There’s no ignoring it at this time of year, winter is here to stay. You, like me, probably groaned when you had to go through your wardrobe for your winter running clothes. Sure, if you have adequate warm clothing, you could run outside every day during the winter, but sometimes it’s best to stay inside and use the treadmill.
The treadmill is a reliable friend who can help us when mother nature isn’t cooperating.
It’s Just Too Cold Outside.
The first is the most obvious: it might be too cold outside at times.
It is feasible to run outside even when the temperature drops well below zero if you have enough high-tech running gear, but the type of equipment that allows you to do so is pricey. Running outside in a subzero wind chill is risky if you don’t have the proper clothes.
Running enhances your body’s internal heat production, but it also creates wind for you—running ten minute miles on a calm day provides an effective headwind of six miles per hour.
Consider the following scenario:
If the temperature is five degrees and there is no wind, you will experience a wind chill of -5 degrees Fahrenheit just by running!
The road becomes an ice skating rink when it is covered in snow and ice.
Traction is another common winter running issue.
Puddles on the road can freeze into ultra-slick ice patches when a cold snap is followed by a few days of warmer conditions.
Snow isn’t usually a problem on its own, and many communities do a fantastic job plowing and salting bike routes and roads.
If you’re unsure about the quality of the roads, though, it’s best to stay inside and run on the treadmill, especially if you’ll be doing any quicker running during your workout.
Worse, if a sprinkling of snow falls on them, they become an injury waiting to happen.
When it comes to running workouts, it’s better to be cautious than sorry.
Finally, if the weather is too cold or the roads are too slick and you have an important workout or want to be able to hit a specified speed for a run, you should consider doing it on the treadmill.
Some study demonstrates that in cold settings, oxygen consumption increases for a given exercise intensity, according to a review article by Thomas J. Doubt of the United States Naval Medical Research Institute (meaning you are less efficient, and thus get tired more quickly).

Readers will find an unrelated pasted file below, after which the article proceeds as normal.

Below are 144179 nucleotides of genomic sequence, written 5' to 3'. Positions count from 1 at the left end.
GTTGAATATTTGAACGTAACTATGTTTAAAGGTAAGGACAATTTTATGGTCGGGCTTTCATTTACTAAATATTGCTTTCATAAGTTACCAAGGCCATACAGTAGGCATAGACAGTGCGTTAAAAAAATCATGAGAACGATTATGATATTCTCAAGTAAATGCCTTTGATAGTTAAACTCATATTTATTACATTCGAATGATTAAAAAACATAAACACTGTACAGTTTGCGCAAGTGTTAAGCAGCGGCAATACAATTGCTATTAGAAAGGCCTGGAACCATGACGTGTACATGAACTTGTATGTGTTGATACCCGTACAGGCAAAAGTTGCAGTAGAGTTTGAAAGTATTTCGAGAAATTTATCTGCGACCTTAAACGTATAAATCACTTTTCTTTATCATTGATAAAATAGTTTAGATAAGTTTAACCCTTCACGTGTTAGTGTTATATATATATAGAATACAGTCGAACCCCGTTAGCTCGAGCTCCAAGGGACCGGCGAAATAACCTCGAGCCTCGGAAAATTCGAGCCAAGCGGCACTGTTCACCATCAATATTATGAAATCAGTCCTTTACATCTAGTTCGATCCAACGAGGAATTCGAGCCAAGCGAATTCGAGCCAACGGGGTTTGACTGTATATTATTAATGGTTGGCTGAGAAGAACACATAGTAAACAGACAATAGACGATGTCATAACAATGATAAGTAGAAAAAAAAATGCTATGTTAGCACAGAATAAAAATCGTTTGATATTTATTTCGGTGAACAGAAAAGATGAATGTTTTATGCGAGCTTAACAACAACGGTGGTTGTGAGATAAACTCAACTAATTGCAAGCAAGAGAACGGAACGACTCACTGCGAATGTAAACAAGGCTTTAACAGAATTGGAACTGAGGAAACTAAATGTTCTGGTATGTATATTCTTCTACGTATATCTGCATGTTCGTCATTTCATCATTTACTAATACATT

This could be due to the fact that cold muscles are less mechanically efficient.
Though wearing the appropriate running clothing should keep your muscles warm, heavy coats and restrictive running pants will undoubtedly reduce your efficiency.
Researchers at the Biomedical Research Institute of Sport Epidemiology in France conducted a statistical analysis of finish times at major marathons and discovered that the average finish time for the top quartile of marathon finishers is slower when temperatures drop below about 40° F, which is when most people start wearing tights or running pants instead of shorts.
The answer is dependent on your workout, the weather outside, and your level of winter running experience. It’s a no-brainer if it’s dangerously cold outside: stay indoors unless you’re sure what you’re doing if the wind chill is below zero.
You should also consider remaining indoors after freezing rain or a brief thaw followed by a cold snap—if the roads aren’t safe to drive on, they aren’t likely to be safe to run on.
Finally, if the temperature is below freezing, you might wish to undertake a truly crucial training, such as a long run with segments at goal marathon pace, on the treadmill, if that is your level.
Play some Music/ Podcasts /Audio Books to get you through
Runners can perform better when listening to music, according to studies, especially when the cadence is high enough to match your step rate.
Music has a significant impact on our mental health. Not only can listening to music make us feel better because we can’t hear how hard we’re breathing or think about how horrible we’re feeling, but it also makes it a little more fun since we can listen to music we like.